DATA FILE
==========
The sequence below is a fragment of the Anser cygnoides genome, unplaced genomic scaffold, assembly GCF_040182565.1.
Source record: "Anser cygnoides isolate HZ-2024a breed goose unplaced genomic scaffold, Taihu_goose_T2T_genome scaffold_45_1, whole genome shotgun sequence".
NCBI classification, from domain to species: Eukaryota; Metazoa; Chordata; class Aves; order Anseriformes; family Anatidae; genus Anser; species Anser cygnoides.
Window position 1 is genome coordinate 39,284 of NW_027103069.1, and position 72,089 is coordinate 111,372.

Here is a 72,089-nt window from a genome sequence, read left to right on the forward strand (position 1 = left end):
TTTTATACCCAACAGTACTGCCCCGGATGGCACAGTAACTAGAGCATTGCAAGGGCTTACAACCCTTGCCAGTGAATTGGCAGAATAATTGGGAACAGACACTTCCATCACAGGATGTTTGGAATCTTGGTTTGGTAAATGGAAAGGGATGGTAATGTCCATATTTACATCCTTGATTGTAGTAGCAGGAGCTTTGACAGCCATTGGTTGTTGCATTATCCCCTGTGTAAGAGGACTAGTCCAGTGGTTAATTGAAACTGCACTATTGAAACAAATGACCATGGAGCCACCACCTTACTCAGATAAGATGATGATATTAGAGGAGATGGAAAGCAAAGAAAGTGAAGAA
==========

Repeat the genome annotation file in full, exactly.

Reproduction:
The sequence below is a fragment of the Anser cygnoides genome, unplaced genomic scaffold, assembly GCF_040182565.1.
Source record: "Anser cygnoides isolate HZ-2024a breed goose unplaced genomic scaffold, Taihu_goose_T2T_genome scaffold_45_1, whole genome shotgun sequence".
NCBI classification, from domain to species: Eukaryota; Metazoa; Chordata; class Aves; order Anseriformes; family Anatidae; genus Anser; species Anser cygnoides.
Window position 1 is genome coordinate 39,284 of NW_027103069.1, and position 72,089 is coordinate 111,372.

Here is a 72,089-nt window from a genome sequence, read left to right on the forward strand (position 1 = left end):
TTTTATACCCAACAGTACTGCCCCGGATGGCACAGTAACTAGAGCATTGCAAGGGCTTACAACCCTTGCCAGTGAATTGGCAGAATAATTGGGAACAGACACTTCCATCACAGGATGTTTGGAATCTTGGTTTGGTAAATGGAAAGGGATGGTAATGTCCATATTTACATCCTTGATTGTAGTAGCAGGAGCTTTGACAGCCATTGGTTGTTGCATTATCCCCTGTGTAAGAGGACTAGTCCAGTGGTTAATTGAAACTGCACTATTGAAACAAATGACCATGGAGCCACCACCTTACTCAGATAAGATGATGATATTAGAGGAGATGGAAAGCAAAGAAAGTGAAGAA